If you’ve never bought, sold or owned a private or personalised registration number you could have the wrong impression about how much they cost. Most of us have read stories in the newspapers from time to time about the astronomical sums paid for some private registration numbers, but they’re only the ones you get to hear about. Someone paying half a million pounds for a private plate is obviously newsworthy but someone is paying a couple of hundred quid for one it obviously isn’t.
You may also have the wrong idea about why people buy private registration numbers and why they might be useful, so let’s take a look at whether or not private registration plates are expensive or not and why buying one might be a good idea.
Rarity isn’t relevant
A big factor in something being expensive is often rarity, but when it comes to the pricing of private registration numbers rarity is not always the issue. There’s no doubt that there are fewer registration numbers available from the older registration systems that are no longer used for allocating numbers to brand new vehicles. That means that if your primary criteria for choosing a private reg number is it containing no more than three characters then there are only a certain number of them that could ever have been issued so rarity is an undeniable factor in the value and pricing.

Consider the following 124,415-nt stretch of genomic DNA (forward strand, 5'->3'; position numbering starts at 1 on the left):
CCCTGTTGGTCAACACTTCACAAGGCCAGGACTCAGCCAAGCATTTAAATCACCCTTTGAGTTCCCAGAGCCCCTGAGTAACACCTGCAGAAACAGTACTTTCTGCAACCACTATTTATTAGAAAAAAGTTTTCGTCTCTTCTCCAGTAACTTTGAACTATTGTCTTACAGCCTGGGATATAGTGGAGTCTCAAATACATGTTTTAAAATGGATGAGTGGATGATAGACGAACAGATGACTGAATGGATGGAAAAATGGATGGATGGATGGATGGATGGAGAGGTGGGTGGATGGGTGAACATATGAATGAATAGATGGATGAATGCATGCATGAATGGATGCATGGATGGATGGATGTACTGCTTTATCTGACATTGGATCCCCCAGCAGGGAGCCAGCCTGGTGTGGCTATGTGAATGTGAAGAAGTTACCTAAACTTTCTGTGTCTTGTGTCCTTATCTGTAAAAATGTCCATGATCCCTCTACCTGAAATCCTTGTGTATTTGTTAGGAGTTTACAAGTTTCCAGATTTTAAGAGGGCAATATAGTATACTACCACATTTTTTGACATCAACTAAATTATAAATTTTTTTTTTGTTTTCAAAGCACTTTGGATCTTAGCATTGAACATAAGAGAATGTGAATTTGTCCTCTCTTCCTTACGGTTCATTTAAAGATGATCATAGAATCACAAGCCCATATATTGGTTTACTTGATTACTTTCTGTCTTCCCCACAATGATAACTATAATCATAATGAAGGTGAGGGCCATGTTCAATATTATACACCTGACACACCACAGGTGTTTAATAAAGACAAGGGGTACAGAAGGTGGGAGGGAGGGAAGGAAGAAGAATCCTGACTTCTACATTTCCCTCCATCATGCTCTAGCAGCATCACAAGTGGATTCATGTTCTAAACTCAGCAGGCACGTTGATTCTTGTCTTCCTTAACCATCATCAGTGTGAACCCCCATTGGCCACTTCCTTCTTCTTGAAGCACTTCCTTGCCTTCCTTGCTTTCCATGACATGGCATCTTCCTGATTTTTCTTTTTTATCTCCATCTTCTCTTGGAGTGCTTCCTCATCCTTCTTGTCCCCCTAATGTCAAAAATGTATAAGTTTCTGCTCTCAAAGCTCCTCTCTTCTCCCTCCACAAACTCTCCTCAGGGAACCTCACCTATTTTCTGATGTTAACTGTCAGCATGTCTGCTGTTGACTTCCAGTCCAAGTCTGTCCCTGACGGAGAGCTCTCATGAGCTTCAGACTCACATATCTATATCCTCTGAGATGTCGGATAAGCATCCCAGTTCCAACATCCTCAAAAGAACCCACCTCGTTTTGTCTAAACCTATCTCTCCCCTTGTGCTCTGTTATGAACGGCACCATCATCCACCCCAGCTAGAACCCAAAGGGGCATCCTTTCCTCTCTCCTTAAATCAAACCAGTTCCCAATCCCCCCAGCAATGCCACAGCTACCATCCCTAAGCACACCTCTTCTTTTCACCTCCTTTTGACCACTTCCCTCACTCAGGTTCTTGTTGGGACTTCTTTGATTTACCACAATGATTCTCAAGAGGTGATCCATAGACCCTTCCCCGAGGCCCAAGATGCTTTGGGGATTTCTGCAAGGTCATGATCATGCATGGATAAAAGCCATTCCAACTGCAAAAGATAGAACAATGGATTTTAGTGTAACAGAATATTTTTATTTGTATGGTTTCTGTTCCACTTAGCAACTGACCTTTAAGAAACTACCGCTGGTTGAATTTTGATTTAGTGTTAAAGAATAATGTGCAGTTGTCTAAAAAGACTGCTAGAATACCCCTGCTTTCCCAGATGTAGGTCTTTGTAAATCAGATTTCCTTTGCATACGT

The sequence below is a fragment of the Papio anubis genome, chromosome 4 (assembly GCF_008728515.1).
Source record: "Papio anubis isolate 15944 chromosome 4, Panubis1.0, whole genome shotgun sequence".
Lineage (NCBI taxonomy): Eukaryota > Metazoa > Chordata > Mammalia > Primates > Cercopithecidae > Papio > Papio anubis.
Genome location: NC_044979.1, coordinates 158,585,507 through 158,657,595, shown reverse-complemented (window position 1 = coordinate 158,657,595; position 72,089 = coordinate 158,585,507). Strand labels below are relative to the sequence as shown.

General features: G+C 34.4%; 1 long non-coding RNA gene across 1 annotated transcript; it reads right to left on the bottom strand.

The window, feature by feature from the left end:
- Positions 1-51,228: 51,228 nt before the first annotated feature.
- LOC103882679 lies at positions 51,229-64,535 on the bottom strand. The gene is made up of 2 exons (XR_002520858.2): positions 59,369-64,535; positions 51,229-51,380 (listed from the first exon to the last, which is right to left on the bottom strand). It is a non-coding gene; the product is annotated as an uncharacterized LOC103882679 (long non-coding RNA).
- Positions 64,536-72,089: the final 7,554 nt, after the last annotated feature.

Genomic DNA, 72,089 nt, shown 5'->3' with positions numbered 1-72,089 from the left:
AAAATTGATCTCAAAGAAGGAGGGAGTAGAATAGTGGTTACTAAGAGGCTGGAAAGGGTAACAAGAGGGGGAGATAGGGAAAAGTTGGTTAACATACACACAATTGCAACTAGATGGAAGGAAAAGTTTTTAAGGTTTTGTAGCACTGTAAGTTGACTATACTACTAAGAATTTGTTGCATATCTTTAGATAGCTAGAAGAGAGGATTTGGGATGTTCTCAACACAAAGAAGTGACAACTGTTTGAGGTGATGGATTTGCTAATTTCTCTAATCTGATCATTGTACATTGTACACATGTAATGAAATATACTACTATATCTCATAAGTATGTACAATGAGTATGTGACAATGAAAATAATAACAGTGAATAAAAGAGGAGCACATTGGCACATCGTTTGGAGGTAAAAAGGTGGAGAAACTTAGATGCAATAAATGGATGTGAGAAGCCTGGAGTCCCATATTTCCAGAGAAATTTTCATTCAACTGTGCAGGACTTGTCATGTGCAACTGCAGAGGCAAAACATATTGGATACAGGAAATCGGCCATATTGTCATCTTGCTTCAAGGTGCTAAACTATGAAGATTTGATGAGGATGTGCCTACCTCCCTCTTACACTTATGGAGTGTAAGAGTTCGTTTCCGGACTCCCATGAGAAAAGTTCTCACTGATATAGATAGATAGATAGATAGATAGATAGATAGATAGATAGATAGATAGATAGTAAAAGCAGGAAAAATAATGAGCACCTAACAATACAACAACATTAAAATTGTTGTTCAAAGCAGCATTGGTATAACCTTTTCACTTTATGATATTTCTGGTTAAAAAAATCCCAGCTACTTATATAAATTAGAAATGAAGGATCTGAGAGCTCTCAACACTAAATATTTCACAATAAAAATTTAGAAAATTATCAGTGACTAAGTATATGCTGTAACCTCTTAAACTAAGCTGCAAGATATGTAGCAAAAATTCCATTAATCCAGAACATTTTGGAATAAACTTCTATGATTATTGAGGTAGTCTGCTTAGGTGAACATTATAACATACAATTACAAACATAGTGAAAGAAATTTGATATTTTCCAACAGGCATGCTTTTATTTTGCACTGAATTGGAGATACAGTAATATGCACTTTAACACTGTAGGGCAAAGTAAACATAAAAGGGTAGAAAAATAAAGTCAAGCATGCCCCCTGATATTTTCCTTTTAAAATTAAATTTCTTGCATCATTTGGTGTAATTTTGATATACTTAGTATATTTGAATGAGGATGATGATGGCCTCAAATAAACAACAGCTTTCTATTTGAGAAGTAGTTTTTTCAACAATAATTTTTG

However, just because a registration number has one letter and two numbers doesn’t necessarily mean it will sell at auction for more than another number that contains four or more characters. If a plate with four or more characters appears to spell a popular name or refers to a sport, business, an occupation or a word that could have considerable significance to someone it could easily go for more money than a three-character plate.
Rarity, in itself, doesn’t decide the market value of a particular registration number because, by their very nature, every single UK registration number is one hundred percent unique. That’s the whole point of registration numbers, after all. A registration plate, by its very nature, is a unique set of numbers and letters designed to make the identification of every single vehicle and its owner on the road possible. That means the registration number A1 is just as unique as something like F354 YUB.